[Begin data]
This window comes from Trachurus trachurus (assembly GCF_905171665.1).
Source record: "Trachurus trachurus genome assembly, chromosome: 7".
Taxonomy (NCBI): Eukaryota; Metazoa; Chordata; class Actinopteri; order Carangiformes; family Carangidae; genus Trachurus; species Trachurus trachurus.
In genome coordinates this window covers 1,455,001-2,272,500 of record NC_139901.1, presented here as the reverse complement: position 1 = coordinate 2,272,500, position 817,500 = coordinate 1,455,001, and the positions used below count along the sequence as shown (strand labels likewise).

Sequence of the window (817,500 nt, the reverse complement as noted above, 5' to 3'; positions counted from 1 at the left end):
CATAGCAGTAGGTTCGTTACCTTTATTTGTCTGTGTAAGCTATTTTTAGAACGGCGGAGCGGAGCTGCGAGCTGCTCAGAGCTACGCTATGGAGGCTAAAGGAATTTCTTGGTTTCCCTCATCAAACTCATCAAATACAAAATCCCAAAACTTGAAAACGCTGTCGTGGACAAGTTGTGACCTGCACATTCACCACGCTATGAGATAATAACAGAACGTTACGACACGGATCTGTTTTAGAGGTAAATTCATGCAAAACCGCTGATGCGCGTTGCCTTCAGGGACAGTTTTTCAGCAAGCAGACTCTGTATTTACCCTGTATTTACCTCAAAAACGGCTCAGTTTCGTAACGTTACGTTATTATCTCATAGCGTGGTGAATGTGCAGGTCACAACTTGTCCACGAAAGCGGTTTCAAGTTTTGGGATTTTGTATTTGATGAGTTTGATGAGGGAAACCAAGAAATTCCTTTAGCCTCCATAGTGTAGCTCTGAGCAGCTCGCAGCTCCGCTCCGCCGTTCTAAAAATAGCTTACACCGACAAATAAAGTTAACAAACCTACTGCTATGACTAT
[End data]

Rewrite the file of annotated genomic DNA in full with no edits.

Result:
This window comes from Trachurus trachurus (assembly GCF_905171665.1).
Source record: "Trachurus trachurus genome assembly, chromosome: 7".
Taxonomy (NCBI): Eukaryota; Metazoa; Chordata; class Actinopteri; order Carangiformes; family Carangidae; genus Trachurus; species Trachurus trachurus.
In genome coordinates this window covers 1,455,001-2,272,500 of record NC_139901.1, presented here as the reverse complement: position 1 = coordinate 2,272,500, position 817,500 = coordinate 1,455,001, and the positions used below count along the sequence as shown (strand labels likewise).

Sequence of the window (817,500 nt, the reverse complement as noted above, 5' to 3'; positions counted from 1 at the left end):
CATAGCAGTAGGTTCGTTACCTTTATTTGTCTGTGTAAGCTATTTTTAGAACGGCGGAGCGGAGCTGCGAGCTGCTCAGAGCTACGCTATGGAGGCTAAAGGAATTTCTTGGTTTCCCTCATCAAACTCATCAAATACAAAATCCCAAAACTTGAAAACGCTGTCGTGGACAAGTTGTGACCTGCACATTCACCACGCTATGAGATAATAACAGAACGTTACGACACGGATCTGTTTTAGAGGTAAATTCATGCAAAACCGCTGATGCGCGTTGCCTTCAGGGACAGTTTTTCAGCAAGCAGACTCTGTATTTACCCTGTATTTACCTCAAAAACGGCTCAGTTTCGTAACGTTACGTTATTATCTCATAGCGTGGTGAATGTGCAGGTCACAACTTGTCCACGAAAGCGGTTTCAAGTTTTGGGATTTTGTATTTGATGAGTTTGATGAGGGAAACCAAGAAATTCCTTTAGCCTCCATAGTGTAGCTCTGAGCAGCTCGCAGCTCCGCTCCGCCGTTCTAAAAATAGCTTACACCGACAAATAAAGTTAACAAACCTACTGCTATGACTAT